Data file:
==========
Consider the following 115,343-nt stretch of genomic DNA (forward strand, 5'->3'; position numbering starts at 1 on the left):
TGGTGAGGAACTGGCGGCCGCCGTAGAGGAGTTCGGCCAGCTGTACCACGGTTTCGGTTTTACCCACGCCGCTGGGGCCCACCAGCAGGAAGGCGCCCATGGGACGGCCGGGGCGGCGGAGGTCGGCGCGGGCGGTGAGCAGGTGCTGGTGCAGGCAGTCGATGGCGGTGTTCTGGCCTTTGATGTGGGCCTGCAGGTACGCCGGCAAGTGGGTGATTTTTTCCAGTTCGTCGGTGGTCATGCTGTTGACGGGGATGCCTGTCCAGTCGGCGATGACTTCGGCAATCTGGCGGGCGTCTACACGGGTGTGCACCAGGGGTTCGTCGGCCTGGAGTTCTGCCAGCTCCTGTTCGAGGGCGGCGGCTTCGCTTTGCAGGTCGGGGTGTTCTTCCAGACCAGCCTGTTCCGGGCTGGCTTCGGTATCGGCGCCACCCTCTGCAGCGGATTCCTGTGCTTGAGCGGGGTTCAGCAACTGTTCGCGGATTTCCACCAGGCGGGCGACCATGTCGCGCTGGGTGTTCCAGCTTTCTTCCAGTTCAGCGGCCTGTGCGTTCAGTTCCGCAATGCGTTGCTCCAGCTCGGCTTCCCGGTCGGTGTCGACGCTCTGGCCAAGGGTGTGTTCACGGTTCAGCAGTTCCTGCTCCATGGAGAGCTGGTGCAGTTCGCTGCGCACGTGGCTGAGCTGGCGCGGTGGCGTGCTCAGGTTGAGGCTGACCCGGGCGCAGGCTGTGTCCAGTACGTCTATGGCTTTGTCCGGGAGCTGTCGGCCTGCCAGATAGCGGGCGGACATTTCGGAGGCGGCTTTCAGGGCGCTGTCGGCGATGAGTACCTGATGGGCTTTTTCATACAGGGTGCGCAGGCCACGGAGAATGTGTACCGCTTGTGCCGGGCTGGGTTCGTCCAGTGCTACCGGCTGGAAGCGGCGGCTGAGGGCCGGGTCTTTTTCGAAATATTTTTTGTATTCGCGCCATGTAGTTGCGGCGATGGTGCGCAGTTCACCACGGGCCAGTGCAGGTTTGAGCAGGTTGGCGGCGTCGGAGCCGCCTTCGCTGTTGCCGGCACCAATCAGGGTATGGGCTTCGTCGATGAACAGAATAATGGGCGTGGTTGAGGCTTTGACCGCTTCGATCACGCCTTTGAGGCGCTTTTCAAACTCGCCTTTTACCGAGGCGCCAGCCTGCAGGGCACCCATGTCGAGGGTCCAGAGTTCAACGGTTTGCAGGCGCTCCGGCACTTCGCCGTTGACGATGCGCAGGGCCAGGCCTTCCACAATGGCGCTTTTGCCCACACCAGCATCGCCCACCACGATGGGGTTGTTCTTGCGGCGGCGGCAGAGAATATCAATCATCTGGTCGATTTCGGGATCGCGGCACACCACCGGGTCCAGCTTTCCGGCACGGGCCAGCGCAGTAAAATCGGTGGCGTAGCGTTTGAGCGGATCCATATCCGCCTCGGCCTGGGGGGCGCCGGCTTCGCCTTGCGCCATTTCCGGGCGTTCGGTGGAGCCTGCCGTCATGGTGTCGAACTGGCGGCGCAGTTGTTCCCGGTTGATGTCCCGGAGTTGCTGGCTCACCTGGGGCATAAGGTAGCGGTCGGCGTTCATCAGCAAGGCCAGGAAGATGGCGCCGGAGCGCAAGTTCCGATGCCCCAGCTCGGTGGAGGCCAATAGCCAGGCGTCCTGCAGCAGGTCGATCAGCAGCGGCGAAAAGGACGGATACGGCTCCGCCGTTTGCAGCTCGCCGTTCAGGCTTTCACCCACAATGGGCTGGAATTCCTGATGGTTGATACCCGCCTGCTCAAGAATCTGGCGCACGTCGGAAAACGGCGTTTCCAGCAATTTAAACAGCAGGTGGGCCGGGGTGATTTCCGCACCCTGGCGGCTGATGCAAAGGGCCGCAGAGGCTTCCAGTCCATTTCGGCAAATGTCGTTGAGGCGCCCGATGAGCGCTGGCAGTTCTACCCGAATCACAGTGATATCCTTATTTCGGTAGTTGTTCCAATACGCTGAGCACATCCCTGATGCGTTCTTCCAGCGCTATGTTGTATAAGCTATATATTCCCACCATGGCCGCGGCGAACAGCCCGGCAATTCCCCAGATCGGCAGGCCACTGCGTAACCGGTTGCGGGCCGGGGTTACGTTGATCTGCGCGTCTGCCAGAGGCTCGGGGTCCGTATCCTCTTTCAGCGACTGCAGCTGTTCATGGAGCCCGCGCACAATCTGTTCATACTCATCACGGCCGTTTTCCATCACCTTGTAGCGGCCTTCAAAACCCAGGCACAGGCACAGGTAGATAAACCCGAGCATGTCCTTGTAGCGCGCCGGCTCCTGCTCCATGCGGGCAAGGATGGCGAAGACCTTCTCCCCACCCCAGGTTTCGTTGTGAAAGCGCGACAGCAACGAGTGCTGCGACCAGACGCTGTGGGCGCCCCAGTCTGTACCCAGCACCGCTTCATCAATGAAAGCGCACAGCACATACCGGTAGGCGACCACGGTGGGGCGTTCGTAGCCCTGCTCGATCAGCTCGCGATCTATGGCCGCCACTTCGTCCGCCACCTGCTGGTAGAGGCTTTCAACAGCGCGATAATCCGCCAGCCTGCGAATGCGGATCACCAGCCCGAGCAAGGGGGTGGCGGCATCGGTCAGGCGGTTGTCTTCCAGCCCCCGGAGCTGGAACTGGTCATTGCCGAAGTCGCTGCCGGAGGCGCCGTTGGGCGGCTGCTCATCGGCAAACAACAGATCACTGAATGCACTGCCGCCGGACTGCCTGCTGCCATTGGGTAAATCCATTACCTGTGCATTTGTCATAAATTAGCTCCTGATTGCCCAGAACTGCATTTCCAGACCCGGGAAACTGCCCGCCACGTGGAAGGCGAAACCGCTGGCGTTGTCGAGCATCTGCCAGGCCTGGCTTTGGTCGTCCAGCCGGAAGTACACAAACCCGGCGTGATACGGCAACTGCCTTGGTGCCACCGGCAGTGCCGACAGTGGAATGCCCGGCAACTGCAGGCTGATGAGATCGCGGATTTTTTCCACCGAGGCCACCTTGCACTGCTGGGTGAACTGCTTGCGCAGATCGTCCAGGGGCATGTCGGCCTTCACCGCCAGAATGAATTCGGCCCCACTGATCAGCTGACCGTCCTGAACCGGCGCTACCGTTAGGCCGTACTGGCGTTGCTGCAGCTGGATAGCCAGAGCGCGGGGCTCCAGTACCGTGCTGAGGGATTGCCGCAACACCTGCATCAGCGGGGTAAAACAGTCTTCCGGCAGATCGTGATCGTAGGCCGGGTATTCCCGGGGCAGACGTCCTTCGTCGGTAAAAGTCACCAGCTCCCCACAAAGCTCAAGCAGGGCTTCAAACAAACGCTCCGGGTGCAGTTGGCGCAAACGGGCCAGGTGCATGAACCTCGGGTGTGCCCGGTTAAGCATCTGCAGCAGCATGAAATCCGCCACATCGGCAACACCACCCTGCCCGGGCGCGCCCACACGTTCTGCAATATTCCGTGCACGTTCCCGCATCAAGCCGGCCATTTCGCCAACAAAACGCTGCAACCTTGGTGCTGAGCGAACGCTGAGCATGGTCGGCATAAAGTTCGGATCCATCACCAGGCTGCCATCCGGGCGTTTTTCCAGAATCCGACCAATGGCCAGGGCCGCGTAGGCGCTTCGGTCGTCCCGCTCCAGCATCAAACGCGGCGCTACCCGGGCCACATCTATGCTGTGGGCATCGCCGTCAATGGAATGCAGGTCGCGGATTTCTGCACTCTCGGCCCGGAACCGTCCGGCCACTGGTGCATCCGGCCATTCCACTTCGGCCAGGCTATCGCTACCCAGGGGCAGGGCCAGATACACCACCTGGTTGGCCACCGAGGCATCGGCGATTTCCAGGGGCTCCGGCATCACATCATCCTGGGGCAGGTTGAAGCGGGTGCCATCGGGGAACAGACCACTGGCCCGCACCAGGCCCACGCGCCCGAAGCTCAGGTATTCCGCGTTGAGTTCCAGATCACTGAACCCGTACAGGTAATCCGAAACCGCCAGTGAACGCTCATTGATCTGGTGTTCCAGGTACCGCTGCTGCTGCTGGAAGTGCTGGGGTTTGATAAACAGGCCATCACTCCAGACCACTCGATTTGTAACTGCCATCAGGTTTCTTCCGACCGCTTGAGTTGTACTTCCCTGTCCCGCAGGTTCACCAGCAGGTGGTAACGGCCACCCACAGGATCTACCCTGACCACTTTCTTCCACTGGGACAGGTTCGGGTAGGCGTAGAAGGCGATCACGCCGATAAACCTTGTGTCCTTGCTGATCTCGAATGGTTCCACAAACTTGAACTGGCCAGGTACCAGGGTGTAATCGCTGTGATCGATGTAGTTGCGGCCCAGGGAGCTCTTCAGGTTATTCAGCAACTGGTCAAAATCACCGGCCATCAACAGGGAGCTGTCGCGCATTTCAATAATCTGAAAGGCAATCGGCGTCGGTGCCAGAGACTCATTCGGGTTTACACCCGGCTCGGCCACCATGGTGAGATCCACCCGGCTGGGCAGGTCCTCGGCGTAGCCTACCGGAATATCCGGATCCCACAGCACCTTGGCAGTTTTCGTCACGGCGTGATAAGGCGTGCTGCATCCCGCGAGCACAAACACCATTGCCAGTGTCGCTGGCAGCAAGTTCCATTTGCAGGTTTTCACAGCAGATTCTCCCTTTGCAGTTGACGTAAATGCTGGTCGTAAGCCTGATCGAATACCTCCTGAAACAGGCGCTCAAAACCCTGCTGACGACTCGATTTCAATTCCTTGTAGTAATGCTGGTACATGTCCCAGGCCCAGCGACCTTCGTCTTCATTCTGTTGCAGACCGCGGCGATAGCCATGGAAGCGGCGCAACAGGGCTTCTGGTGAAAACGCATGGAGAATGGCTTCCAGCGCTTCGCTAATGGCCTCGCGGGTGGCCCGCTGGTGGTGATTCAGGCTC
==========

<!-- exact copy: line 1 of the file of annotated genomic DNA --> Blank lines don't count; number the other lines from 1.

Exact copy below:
Consider the following 115,343-nt stretch of genomic DNA (forward strand, 5'->3'; position numbering starts at 1 on the left):